Social Justice

Buddhism teaches that we are noble by our actions, not by birth or circumstance
  • Why Are Myanmar Nuns Not Granted the Same Respect as Monks? Paid Member

    A young Buddhist nun rides Yangon's circular train in June 2015. Born of Buddhist parents and raised in a Buddhist environment, I grew up as a typical Myanmar Buddhist girl. Under the care of my grandmother, it was hammered into my brain that we should worship and pay the utmost respect to Buddhist monks in all circumstances. My grandmother instructed me, for example, to never sit on the same level as monks, but place myself at their feet. Yet in all the years of my childhood she never said a word about how to behave in front of Buddhist women who had become nuns. More »
  • Black, Bisexual, and Buddhist Paid Member

    OAKLAND, Calif. (RNS) When Zenju Earthlyn Manuel goes to teach somewhere for the first time, she often sees surprise in the faces of the students as she is introduced. She doesn’t look like many of them expect. She isn’t Asian. She isn’t a man. And she isn’t white. And getting them to acknowledge that her body—her “manifestation,” as she calls it—is different and a part of her experience is crucial to her teaching. If our bodies are sources of suffering, then we ignore them at our peril. “When I have held and embraced who I am, how I am embodied, it has become a source of enlightenment, of freedom,” she said from a sunny corner window seat in her living room. Draped in a black monk’s jacket, she is a stark contrast to the white walls and white upholstery of the rest of the room. More »
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    After the Future Paid Member

    A commonplace of Buddhist history holds that wherever the dharma goes—from Mongolia to Thailand, from Afghanistan to Vietnam—it adapts to the local scene in a spirit of accommodation. But there is another way to explain the dharma’s ability to take root in very different societies. At crucial turning points, Buddhism has arrived in the nick of time to save its hosts from cultural paralysis. A good example comes from the Tang dynasty, where for centuries Buddhism was confined to urban enclaves. Then a catastrophe, the An Lushan rebellion, forced many ordinary Chinese to rethink their fundamental values. Crisis alone, it’s important to see, wasn’t enough to generate the necessary change; the Chinese had to use new tools supplied from outside the cultural mainstream—that is, by the dharma. More »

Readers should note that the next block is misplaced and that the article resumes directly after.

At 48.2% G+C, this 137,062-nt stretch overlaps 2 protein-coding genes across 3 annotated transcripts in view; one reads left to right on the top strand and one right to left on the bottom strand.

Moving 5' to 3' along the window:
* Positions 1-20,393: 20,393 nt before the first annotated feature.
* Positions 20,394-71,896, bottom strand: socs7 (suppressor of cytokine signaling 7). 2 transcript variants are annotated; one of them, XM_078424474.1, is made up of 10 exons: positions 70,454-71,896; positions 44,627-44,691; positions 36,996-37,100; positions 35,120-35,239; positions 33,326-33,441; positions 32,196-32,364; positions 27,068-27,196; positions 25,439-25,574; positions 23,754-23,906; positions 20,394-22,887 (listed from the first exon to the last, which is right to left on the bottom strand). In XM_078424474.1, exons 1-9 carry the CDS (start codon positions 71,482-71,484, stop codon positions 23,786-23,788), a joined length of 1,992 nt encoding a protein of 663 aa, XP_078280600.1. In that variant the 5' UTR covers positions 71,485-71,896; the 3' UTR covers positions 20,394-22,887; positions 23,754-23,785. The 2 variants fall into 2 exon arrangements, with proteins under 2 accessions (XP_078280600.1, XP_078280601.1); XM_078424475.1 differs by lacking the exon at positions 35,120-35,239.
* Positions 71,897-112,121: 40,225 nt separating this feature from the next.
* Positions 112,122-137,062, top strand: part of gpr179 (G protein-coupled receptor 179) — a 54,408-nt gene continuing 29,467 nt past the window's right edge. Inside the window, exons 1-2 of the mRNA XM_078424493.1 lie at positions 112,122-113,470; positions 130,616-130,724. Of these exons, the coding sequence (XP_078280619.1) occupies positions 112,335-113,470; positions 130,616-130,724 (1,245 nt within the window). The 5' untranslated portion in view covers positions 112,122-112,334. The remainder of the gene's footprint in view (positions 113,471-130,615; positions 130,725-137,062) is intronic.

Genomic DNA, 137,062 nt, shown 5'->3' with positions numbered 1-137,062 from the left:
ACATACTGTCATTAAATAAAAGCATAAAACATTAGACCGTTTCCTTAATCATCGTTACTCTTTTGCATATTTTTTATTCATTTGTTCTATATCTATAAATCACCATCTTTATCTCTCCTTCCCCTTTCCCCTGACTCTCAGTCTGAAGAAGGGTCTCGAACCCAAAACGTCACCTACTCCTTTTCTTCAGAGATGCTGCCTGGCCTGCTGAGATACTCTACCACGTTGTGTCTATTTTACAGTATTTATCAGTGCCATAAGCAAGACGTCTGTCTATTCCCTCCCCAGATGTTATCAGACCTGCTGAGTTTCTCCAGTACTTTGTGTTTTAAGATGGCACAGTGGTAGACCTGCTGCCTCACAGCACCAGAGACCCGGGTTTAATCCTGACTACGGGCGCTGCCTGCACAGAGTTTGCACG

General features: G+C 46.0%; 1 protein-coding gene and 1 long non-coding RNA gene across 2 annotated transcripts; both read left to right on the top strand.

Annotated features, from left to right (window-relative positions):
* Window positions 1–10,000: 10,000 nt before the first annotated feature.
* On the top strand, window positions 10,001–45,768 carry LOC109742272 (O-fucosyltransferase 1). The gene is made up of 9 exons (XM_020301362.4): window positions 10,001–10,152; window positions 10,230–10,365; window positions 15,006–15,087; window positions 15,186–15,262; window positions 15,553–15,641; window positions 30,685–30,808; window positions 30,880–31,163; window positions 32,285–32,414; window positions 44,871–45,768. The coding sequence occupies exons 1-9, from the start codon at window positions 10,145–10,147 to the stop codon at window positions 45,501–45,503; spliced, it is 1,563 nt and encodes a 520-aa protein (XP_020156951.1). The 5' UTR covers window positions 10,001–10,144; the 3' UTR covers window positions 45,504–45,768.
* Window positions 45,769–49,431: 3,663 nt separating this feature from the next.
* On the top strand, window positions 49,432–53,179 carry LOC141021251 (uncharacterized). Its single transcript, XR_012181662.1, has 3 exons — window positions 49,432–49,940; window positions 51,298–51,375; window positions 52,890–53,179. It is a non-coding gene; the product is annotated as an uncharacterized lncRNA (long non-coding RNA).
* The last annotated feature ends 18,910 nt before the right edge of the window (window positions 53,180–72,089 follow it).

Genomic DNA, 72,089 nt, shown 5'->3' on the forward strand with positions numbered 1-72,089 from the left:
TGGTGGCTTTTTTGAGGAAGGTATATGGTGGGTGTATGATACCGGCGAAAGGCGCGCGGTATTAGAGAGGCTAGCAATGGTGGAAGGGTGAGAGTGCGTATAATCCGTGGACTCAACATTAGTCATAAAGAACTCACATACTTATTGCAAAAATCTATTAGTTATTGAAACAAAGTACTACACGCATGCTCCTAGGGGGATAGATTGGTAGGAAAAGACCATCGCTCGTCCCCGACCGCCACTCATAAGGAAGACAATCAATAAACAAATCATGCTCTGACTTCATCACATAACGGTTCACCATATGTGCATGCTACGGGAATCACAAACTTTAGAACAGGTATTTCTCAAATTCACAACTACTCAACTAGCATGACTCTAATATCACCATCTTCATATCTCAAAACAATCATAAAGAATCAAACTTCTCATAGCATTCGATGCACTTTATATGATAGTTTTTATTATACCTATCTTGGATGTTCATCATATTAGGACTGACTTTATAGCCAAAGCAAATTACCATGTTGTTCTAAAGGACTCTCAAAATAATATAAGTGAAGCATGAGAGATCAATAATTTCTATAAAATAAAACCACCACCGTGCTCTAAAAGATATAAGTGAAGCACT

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    Capitalism vs. the Climate Paid Member

    Everything changes. As Buddhists, we know this. But perhaps too often we’re content to let things be. In her latest book, This Changes Everything: Capitalism vs. the Climate, the Canadian journalist and social activist Naomi Klein makes a compelling case for all of us—Buddhists and otherwise—to join arms and demand the changes we need to make before we reach the point of no return. For Klein, climate change is a symptom of an even bigger problem: global capitalism. Thus, healing the earth, she says, will also mean healing the wounds of slavery and colonialism to create a more racially and economically just world. More »
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    Shining a Light Paid Member

    The Buddha offers more than a dozen convincing arguments against racism in a conversation with the brahmins of his day who saw themselves as superior to others. These arguments focus on the lack of any real biological or psychological distinction between people of different castes, and point to social convention as the more obvious source of prejudice. You can read about this in the Assalayana Sutta (Middle Length Discourse 93), but most people these days hardly need convincing of something so evident. More »
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    Q&A with Kritee Paid Member

    Age: 36Profession: Environmental scientist and advocateLocation: Boulder, Colorado  More »